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Not Peter Cushing's worst movie
Chris Gaskin27 September 2004
Warning: Spoilers
I have read in one or two reviews stating that Peter Cushing says The Blood Beast Terror is the worst movie he ever appeared in. I disagree and I found this rather enjoyable.

A series of vampire like killings are the result of a woman who periodically turns into a giant dead head moth, mostly at night. A mad scientist has been doing experiments on her to make her do this. Detective Peter Cushing is assigned to the case and the woman is burnt to death at the end, in her moth form but gradually changes back as she burns.

The movie also stars Robert Flemyng and comedy star Roy Hudd.

Despite reading bad reviews, I rather enjoyed watching this movie. A treat for horror and sci fi fans.

Rating: 3 stars out of 5.
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hellpepper18 July 2007
OK, not one of the better offerings of British horror, that's true. But it does have Peter Cushing who is always fun to watch and I have to give credit for the writers to try to bring a somewhat more original monster to the screen than just another rehash in the Vampire or Frankenstein vein. Well, come to think of it aside from making the monster a moth ,this really is just another rehashed Vampire story with a few elements from the Frankenstein storyline thrown in for good measure.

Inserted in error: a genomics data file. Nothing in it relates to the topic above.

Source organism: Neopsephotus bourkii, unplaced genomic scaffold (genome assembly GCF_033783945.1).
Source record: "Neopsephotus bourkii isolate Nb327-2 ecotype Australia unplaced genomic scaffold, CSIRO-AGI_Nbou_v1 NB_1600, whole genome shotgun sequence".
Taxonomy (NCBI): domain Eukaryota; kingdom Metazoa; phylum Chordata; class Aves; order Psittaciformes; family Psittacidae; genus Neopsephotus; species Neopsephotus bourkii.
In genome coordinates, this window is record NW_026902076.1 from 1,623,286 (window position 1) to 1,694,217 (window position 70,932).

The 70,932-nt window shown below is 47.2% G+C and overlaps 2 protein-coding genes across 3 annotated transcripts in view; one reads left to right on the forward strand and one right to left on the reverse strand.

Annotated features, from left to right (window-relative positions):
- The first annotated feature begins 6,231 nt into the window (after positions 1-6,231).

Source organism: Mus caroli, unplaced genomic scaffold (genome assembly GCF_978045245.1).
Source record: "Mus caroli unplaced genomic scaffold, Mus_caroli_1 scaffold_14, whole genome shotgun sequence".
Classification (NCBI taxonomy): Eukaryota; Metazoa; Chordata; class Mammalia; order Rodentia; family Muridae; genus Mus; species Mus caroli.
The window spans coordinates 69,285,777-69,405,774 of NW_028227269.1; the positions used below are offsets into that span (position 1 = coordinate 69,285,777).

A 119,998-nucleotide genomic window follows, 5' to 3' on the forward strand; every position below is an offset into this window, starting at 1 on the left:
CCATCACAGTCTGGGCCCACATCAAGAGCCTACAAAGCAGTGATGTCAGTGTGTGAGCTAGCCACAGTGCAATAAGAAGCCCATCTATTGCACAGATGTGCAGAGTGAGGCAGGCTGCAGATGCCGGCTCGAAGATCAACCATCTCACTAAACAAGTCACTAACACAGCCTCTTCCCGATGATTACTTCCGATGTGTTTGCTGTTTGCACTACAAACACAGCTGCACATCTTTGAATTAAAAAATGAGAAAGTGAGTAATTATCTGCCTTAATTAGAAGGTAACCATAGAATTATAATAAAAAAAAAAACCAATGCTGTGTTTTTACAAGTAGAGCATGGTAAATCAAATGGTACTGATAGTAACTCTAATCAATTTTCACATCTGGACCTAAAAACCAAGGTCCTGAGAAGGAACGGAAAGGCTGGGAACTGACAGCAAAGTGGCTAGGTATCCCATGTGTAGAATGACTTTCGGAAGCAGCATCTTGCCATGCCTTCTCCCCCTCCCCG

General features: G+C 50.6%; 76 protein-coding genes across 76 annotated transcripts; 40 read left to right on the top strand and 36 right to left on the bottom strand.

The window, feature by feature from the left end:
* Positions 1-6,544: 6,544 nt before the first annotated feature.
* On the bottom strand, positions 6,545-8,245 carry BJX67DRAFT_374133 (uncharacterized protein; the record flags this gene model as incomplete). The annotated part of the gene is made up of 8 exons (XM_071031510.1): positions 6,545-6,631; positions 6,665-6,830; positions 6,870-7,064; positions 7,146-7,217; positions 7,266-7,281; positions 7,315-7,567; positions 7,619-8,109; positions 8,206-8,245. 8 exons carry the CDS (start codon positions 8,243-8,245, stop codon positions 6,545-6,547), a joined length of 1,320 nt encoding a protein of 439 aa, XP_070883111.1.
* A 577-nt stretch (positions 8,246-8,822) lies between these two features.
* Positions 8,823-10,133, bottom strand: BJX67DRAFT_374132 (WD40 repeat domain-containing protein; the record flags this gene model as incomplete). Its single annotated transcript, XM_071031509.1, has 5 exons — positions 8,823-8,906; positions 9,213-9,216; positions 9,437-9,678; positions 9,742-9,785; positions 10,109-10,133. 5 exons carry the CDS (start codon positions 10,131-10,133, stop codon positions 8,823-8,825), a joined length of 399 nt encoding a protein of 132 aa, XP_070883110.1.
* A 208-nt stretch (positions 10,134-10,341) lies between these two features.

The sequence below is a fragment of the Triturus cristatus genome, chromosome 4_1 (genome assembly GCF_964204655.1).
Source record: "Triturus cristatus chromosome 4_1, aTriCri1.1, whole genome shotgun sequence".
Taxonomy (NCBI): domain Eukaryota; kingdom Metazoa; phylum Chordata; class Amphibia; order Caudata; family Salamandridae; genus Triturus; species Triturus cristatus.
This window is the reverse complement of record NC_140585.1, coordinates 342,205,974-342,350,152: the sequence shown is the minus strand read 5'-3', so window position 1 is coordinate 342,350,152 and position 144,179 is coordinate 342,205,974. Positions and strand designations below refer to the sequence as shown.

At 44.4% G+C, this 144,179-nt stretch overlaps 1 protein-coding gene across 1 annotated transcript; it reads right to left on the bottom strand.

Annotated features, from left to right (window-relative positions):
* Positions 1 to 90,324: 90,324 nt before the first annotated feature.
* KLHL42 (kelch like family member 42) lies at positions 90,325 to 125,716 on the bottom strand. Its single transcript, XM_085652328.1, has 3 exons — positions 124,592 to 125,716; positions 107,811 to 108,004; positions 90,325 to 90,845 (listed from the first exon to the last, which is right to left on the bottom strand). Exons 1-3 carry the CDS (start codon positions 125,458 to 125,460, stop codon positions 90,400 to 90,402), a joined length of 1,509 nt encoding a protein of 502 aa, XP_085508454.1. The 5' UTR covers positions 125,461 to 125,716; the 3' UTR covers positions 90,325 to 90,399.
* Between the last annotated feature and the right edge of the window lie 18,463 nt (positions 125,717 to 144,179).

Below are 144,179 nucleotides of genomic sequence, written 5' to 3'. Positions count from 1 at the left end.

I cannot help but wonder if the monster was inspired by the legend of the Mothman, the legendary beastie from West Virginia. The resemblance is pretty close. A man sized moth creature with red glowing eyes.

Shame more people have not seen this though, it's not as bad as its reputation. I find it pretty enjoyable.
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Worthwhile Gothic in the Hammer Mould
Sean Jump12 June 2014
Warning: Spoilers
THE BLOOD BEAST TERROR is an entertaining Gothic chiller in the Hammer fashion, albeit lacking the production values Hammer films are often fondly remembered for. Peter Cushing carries off the role of the film's hero--a detective on the case of a series of unorthodox and bloody murders that start off in London and move out in the countryside--with his usual charisma and professionalism, and he's ably supported by a number of solid co-stars, including Robert Flemyng (well-cast as a scientist with a dangerous secret)as well as the lovely and talented Wanda Ventham and Vanessa Howard. The script drifts into the doldrums now and then,and the comic relief isn't always well-conceived, but a rich atmosphere and a measure of unpredictability carry the film through. The eponymous "Blood Beast" is scary enough if you can make the necessary suspension of disbelief often called for in science fiction and horror films. The climax is fitting, if perhaps a bit perfunctory. A better overall production than its given credit for, and certainly superior to many horror films to have been released since.